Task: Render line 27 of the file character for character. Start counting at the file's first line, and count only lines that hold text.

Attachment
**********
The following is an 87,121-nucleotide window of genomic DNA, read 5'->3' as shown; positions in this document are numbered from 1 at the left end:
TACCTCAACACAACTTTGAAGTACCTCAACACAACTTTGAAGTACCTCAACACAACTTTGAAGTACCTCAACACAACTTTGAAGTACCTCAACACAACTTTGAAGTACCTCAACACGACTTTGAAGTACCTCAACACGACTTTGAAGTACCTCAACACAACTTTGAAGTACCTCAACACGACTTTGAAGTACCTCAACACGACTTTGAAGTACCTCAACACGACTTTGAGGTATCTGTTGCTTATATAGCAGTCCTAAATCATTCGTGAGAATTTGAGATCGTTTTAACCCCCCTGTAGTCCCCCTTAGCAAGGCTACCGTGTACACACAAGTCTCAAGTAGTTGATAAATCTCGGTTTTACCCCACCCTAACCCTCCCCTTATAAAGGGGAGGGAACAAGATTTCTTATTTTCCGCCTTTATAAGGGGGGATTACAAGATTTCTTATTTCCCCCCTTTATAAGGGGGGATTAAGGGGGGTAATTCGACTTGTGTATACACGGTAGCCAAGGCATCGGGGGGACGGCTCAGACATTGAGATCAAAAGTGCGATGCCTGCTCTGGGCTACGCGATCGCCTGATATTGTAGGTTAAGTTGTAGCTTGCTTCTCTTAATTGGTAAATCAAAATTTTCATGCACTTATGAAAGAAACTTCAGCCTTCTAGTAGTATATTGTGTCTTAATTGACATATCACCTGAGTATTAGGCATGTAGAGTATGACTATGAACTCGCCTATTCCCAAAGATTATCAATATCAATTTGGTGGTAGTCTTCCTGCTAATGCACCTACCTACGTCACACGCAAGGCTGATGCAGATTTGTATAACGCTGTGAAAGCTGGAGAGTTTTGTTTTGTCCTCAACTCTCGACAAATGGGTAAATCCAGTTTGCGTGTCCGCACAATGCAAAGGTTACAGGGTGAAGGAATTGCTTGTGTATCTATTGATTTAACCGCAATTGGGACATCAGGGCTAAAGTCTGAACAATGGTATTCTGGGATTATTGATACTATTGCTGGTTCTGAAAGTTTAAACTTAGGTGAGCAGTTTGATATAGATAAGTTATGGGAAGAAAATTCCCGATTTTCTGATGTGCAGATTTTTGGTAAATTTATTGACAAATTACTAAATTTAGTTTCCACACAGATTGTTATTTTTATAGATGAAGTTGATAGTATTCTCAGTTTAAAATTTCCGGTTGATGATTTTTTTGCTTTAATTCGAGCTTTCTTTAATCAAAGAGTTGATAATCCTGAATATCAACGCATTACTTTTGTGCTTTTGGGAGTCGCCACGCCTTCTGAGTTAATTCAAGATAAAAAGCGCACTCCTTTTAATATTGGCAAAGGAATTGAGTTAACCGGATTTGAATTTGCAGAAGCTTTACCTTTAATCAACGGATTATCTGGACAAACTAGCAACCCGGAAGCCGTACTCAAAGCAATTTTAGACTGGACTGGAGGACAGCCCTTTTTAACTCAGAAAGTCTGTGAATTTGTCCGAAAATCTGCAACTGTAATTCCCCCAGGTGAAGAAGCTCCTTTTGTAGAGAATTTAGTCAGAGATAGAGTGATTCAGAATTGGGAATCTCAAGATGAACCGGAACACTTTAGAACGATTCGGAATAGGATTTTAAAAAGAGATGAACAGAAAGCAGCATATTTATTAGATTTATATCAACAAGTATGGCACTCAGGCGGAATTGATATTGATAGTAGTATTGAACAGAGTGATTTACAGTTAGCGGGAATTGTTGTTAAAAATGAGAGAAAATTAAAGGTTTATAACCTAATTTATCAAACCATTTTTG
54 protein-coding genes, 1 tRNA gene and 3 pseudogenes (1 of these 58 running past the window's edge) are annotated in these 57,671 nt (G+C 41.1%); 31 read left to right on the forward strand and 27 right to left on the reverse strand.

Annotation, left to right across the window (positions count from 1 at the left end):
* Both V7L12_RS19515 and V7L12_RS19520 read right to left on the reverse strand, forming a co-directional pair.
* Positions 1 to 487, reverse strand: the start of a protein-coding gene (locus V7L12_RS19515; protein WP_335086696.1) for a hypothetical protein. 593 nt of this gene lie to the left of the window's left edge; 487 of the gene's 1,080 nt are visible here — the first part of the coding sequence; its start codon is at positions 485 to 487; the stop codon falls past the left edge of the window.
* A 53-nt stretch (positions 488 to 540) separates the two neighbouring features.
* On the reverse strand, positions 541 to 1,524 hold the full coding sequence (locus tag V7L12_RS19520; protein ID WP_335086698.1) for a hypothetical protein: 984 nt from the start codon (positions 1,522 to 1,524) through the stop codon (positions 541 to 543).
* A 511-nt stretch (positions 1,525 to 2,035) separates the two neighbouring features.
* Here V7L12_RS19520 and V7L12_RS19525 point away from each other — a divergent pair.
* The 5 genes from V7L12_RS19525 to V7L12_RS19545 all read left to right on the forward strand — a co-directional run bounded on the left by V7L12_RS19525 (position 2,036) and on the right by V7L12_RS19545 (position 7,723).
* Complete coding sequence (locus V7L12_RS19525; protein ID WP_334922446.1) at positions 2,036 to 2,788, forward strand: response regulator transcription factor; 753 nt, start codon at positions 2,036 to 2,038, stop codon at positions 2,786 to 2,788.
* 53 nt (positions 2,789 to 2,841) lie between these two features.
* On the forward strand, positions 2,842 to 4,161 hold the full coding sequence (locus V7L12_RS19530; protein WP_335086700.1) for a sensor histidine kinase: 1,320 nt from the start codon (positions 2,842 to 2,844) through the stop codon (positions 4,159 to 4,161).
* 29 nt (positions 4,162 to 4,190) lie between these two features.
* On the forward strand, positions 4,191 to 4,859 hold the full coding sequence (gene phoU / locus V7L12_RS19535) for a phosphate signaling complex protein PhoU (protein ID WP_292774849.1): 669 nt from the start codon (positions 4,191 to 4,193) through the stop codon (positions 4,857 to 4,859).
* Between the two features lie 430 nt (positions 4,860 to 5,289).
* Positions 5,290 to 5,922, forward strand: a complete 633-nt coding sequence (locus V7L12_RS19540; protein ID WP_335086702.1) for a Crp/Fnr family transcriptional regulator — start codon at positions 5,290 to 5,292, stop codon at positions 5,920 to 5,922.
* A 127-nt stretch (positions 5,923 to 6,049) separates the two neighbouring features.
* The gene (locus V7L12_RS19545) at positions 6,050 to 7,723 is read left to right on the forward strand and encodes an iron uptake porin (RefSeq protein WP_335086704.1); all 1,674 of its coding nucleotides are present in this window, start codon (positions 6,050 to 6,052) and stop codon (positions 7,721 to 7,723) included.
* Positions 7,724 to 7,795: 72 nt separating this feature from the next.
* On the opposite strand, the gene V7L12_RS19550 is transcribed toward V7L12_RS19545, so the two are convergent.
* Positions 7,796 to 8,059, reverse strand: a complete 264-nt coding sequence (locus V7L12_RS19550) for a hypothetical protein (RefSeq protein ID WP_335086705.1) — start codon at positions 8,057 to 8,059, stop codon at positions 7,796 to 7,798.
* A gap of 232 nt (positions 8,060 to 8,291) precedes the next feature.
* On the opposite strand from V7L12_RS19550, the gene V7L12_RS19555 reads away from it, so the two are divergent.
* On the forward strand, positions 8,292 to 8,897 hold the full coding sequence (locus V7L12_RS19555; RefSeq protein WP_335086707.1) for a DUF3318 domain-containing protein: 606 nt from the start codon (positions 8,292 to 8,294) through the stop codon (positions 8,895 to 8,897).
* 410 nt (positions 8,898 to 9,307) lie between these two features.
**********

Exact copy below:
* 410 nt (positions 8,898 to 9,307) lie between these two features.